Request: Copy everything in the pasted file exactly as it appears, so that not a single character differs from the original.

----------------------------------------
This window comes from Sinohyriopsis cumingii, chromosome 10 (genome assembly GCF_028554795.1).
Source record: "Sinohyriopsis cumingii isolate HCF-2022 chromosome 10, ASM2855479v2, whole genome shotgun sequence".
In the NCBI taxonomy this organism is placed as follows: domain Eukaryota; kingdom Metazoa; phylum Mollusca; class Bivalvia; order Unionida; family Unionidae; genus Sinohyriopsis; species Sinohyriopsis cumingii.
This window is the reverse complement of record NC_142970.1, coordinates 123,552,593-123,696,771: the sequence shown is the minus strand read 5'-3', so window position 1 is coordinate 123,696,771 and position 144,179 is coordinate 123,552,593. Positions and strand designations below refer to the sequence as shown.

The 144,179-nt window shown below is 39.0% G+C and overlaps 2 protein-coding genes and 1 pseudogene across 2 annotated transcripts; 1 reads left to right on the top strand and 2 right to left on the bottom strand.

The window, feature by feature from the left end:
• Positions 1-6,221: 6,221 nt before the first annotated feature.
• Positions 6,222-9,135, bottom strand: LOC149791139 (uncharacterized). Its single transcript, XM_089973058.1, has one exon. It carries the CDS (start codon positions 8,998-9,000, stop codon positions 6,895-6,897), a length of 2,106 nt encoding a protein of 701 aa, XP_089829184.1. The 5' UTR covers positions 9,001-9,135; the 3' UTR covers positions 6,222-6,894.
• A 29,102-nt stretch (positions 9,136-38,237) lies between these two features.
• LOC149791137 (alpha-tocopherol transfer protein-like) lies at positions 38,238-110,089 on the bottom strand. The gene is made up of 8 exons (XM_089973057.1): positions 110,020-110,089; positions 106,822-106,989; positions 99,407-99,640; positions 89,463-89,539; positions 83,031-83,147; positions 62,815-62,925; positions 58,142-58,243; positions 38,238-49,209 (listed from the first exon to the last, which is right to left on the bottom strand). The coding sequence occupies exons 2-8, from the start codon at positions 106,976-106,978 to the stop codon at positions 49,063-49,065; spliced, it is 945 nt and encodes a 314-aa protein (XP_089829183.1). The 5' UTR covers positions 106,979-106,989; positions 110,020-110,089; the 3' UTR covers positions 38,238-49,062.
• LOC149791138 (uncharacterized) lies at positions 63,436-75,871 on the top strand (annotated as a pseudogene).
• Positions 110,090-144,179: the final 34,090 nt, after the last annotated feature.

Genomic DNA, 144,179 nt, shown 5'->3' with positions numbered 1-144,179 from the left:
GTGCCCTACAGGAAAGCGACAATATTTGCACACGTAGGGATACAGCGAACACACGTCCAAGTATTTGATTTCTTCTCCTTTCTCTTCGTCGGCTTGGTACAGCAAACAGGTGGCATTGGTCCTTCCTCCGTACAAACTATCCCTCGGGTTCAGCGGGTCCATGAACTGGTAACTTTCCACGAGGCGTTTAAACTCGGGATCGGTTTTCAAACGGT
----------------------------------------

This window comes from Sinohyriopsis cumingii, chromosome 10 (genome assembly GCF_028554795.1).
Source record: "Sinohyriopsis cumingii isolate HCF-2022 chromosome 10, ASM2855479v2, whole genome shotgun sequence".
In the NCBI taxonomy this organism is placed as follows: domain Eukaryota; kingdom Metazoa; phylum Mollusca; class Bivalvia; order Unionida; family Unionidae; genus Sinohyriopsis; species Sinohyriopsis cumingii.
This window is the reverse complement of record NC_142970.1, coordinates 123,552,593-123,696,771: the sequence shown is the minus strand read 5'-3', so window position 1 is coordinate 123,696,771 and position 144,179 is coordinate 123,552,593. Positions and strand designations below refer to the sequence as shown.

The 144,179-nt window shown below is 39.0% G+C and overlaps 2 protein-coding genes and 1 pseudogene across 2 annotated transcripts; 1 reads left to right on the top strand and 2 right to left on the bottom strand.

The window, feature by feature from the left end:
• Positions 1-6,221: 6,221 nt before the first annotated feature.
• Positions 6,222-9,135, bottom strand: LOC149791139 (uncharacterized). Its single transcript, XM_089973058.1, has one exon. It carries the CDS (start codon positions 8,998-9,000, stop codon positions 6,895-6,897), a length of 2,106 nt encoding a protein of 701 aa, XP_089829184.1. The 5' UTR covers positions 9,001-9,135; the 3' UTR covers positions 6,222-6,894.
• A 29,102-nt stretch (positions 9,136-38,237) lies between these two features.
• LOC149791137 (alpha-tocopherol transfer protein-like) lies at positions 38,238-110,089 on the bottom strand. The gene is made up of 8 exons (XM_089973057.1): positions 110,020-110,089; positions 106,822-106,989; positions 99,407-99,640; positions 89,463-89,539; positions 83,031-83,147; positions 62,815-62,925; positions 58,142-58,243; positions 38,238-49,209 (listed from the first exon to the last, which is right to left on the bottom strand). The coding sequence occupies exons 2-8, from the start codon at positions 106,976-106,978 to the stop codon at positions 49,063-49,065; spliced, it is 945 nt and encodes a 314-aa protein (XP_089829183.1). The 5' UTR covers positions 106,979-106,989; positions 110,020-110,089; the 3' UTR covers positions 38,238-49,062.
• LOC149791138 (uncharacterized) lies at positions 63,436-75,871 on the top strand (annotated as a pseudogene).
• Positions 110,090-144,179: the final 34,090 nt, after the last annotated feature.

Genomic DNA, 144,179 nt, shown 5'->3' with positions numbered 1-144,179 from the left:
GTGCCCTACAGGAAAGCGACAATATTTGCACACGTAGGGATACAGCGAACACACGTCCAAGTATTTGATTTCTTCTCCTTTCTCTTCGTCGGCTTGGTACAGCAAACAGGTGGCATTGGTCCTTCCTCCGTACAAACTATCCCTCGGGTTCAGCGGGTCCATGAACTGGTAACTTTCCACGAGGCGTTTAAACTCGGGATCGGTTTTCAAACGGT